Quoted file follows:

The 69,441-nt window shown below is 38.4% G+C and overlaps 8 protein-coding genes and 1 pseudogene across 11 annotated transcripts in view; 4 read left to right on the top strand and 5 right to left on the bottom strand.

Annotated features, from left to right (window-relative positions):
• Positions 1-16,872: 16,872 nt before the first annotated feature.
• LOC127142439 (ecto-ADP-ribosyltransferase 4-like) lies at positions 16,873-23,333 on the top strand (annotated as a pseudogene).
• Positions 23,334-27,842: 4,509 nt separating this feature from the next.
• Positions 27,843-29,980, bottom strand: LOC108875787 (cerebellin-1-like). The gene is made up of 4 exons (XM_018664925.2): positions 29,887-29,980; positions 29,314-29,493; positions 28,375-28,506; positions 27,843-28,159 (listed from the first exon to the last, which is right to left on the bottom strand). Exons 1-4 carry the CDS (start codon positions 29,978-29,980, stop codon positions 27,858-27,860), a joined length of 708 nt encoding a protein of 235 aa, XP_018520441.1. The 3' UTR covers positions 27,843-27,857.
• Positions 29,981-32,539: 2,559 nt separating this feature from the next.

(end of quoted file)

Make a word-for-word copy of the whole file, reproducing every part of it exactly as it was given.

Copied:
The 69,441-nt window shown below is 38.4% G+C and overlaps 8 protein-coding genes and 1 pseudogene across 11 annotated transcripts in view; 4 read left to right on the top strand and 5 right to left on the bottom strand.

Annotated features, from left to right (window-relative positions):
• Positions 1-16,872: 16,872 nt before the first annotated feature.
• LOC127142439 (ecto-ADP-ribosyltransferase 4-like) lies at positions 16,873-23,333 on the top strand (annotated as a pseudogene).
• Positions 23,334-27,842: 4,509 nt separating this feature from the next.
• Positions 27,843-29,980, bottom strand: LOC108875787 (cerebellin-1-like). The gene is made up of 4 exons (XM_018664925.2): positions 29,887-29,980; positions 29,314-29,493; positions 28,375-28,506; positions 27,843-28,159 (listed from the first exon to the last, which is right to left on the bottom strand). Exons 1-4 carry the CDS (start codon positions 29,978-29,980, stop codon positions 27,858-27,860), a joined length of 708 nt encoding a protein of 235 aa, XP_018520441.1. The 3' UTR covers positions 27,843-27,857.
• Positions 29,981-32,539: 2,559 nt separating this feature from the next.